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sprawl (sprôl) noun: Haphazard growth or extension outward, especially that resulting from real estate development on the outskirts of a city: urban sprawl. This benign 1992 American Heritage Dictionary definition barely scratches the surface of the volatile 1999 meaning of the word. In seven short years sprawl has become the rallying cry of environmentalists, the rhetoric of politicians, the enigma of city officials, the bane of developers and the dilemma of urban planners. It is synonymous with traffic-choked expressways, smog-darkened skies, bare-stripped earth, polluted streams, countless strip malls and subdivisions devoid of community. It is the American dream out of control.

Atlanta has the distinction of being the nation's best example of sprawl. We Atlantans drive our cars an average of 34 miles each day (a global record!) on the way to work, school, soccer practice , church and the dozens of other commuting activities that over-fill our lives. Our incidences of road rage, hit and run, and cell phone fender benders also top the charts. With the aphrodisiac of success propelling us forward, we have allowed our growth velocity to approach warp speed.

But far be it from me to be a prophet of doom. I may be a bit myopic but I am certainly not a naysayer. As a matter of fact, I see sprawl as the very thing that will save the heart of the city. There's lemonade in that lemon! The growing concern over air and water pollution and the weariness of commuters sitting in ten mile long traffic jams is making city living a more attractive option. For the first time since white flight began to empty the city, a new demand for in-town living is being created. It's what I call return flight!

Just how do can we squeeze lemonade out of the lemon? East Lake Commons is one of the ways. We are currently building in the heart of the East Lake neighborhood a 67 home development that is attracting middle-income homeowners back into this long abandoned community. Unlike the typical subdivision, East Lake Commons is a co-housing development. Co-housing means that the homeowners do much of the planning, designing, and organizing of common life together before the construction ever begins. A group of 24 very committed soon-to-be neighbors have been energetically designing a pedestrian-friendly village-green neighborhood complete with Lake, walking trails, organic garden and common house where meals will be prepared and shared several times weekly. Guided by an experienced residential developer (and faith-motivated visionary), this planning group has done extensive research on environmentally-friendly home building techniques. They are saving trees, recycling runoff and gray water for irrigation, chipping construction debris for mulch, using geo-thermal cooling, passive solar heat and incorporating energy efficient building materials and appliances. Many of the homes have bamboo floors instead of oak - an equally durable, aesthetically attractive wood that takes four years (instead of 50) to grow. The first homeowners will be moving in next month.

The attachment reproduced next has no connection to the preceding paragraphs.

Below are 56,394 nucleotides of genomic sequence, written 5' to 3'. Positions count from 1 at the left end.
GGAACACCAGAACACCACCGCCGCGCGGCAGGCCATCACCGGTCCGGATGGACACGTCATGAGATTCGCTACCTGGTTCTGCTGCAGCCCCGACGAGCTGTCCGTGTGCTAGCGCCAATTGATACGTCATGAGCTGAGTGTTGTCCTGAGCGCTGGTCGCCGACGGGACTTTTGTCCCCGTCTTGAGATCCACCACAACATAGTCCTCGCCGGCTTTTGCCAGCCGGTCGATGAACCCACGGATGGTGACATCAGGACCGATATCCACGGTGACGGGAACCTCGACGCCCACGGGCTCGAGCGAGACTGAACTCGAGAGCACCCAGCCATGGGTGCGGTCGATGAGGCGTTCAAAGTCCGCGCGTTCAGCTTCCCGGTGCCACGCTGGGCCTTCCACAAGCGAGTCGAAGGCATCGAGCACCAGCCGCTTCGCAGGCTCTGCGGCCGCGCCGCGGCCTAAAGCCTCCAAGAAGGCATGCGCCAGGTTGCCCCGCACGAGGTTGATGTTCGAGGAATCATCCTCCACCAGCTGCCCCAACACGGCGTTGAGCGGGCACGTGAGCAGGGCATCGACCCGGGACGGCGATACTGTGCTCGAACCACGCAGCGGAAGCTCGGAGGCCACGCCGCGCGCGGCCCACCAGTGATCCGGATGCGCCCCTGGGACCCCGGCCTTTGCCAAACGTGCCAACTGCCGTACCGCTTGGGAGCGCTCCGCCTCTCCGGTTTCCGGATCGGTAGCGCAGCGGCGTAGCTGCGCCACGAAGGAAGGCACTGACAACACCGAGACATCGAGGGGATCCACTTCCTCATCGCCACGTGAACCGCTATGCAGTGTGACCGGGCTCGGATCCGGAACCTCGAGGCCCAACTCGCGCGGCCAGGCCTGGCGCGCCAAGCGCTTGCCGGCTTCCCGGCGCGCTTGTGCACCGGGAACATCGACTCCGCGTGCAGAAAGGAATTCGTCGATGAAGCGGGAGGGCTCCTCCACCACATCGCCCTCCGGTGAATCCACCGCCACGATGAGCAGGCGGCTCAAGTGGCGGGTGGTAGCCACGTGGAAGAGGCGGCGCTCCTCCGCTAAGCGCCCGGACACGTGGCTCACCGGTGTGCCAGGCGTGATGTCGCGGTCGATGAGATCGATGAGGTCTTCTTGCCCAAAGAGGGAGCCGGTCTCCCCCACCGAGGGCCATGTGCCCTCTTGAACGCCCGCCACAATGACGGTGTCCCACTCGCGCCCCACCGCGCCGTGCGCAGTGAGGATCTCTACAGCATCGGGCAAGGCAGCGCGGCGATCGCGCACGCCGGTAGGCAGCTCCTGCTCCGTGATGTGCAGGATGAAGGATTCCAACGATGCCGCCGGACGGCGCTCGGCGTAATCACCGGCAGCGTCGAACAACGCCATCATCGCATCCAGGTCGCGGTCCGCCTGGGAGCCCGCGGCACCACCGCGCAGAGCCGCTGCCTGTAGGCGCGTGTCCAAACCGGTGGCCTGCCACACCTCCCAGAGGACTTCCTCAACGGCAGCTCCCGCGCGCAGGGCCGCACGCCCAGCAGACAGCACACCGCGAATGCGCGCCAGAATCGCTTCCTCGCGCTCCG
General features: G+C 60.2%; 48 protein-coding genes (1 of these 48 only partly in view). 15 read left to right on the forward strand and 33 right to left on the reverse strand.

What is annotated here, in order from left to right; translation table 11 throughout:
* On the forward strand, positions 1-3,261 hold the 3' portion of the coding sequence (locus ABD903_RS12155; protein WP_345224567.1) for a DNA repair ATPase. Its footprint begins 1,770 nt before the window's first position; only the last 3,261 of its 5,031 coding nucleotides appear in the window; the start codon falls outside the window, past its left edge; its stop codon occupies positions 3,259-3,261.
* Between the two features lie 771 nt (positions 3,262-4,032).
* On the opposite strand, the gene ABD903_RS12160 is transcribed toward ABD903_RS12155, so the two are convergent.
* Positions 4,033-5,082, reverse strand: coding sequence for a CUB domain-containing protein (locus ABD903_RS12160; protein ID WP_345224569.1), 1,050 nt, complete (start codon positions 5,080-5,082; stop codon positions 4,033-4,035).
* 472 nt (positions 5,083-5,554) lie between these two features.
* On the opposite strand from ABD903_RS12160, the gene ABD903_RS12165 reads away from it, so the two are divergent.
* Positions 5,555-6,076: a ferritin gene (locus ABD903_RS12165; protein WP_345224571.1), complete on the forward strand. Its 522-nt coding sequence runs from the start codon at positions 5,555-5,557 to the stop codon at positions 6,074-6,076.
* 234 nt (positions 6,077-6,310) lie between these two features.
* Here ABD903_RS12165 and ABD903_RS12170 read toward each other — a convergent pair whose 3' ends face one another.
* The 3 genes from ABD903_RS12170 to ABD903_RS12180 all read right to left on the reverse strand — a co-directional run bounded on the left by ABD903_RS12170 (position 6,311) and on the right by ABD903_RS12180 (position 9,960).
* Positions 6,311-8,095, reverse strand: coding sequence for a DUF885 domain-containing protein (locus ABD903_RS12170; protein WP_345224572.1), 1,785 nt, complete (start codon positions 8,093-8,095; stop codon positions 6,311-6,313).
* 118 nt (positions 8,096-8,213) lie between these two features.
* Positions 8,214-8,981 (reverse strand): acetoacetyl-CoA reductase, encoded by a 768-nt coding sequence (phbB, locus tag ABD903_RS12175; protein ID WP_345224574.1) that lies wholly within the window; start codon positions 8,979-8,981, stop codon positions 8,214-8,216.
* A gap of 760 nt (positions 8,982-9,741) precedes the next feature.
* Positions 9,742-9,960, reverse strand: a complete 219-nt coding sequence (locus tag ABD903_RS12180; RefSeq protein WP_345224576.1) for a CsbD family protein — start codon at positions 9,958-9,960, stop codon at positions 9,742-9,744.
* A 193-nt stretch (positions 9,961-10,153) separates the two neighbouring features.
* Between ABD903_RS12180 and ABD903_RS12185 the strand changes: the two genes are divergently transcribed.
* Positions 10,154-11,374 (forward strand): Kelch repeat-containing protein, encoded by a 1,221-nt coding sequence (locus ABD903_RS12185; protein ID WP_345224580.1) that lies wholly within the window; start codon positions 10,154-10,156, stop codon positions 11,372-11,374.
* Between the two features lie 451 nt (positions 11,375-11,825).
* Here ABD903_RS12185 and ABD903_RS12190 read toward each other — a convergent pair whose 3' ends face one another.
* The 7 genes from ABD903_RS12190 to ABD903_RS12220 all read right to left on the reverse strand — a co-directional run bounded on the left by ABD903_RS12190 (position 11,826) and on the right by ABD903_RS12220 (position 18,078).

Those who know me will readily confirm that I am not your typical treehugger. I am too much of a pragmatist to get caught up in saving the spotted owl or preserving the snail darter. But cleaning up the air we breathe and the water we drink is no longer the exclusive domain of radical environmental groups. The environment has become a mainstream issue. We can thank sprawl for that! A growing number of Christians (and I count myself among them) are beginning to take seriously the stewardship of the earth, seeing this as an important part of their God-given mandate.

Capitalizing on sprawl can be a redemptive cause. East Lake Commons is a practical, cost-effective illustration that resourced neighbors can be attracted back to the city (even the inner-city!), the environment can be respected and community life can be recaptured. Restoring health to the city, one community at a time, is within the reasonable grasp of average people who have slightly above average vision, passion and faith. People like us.

Bob Lupton

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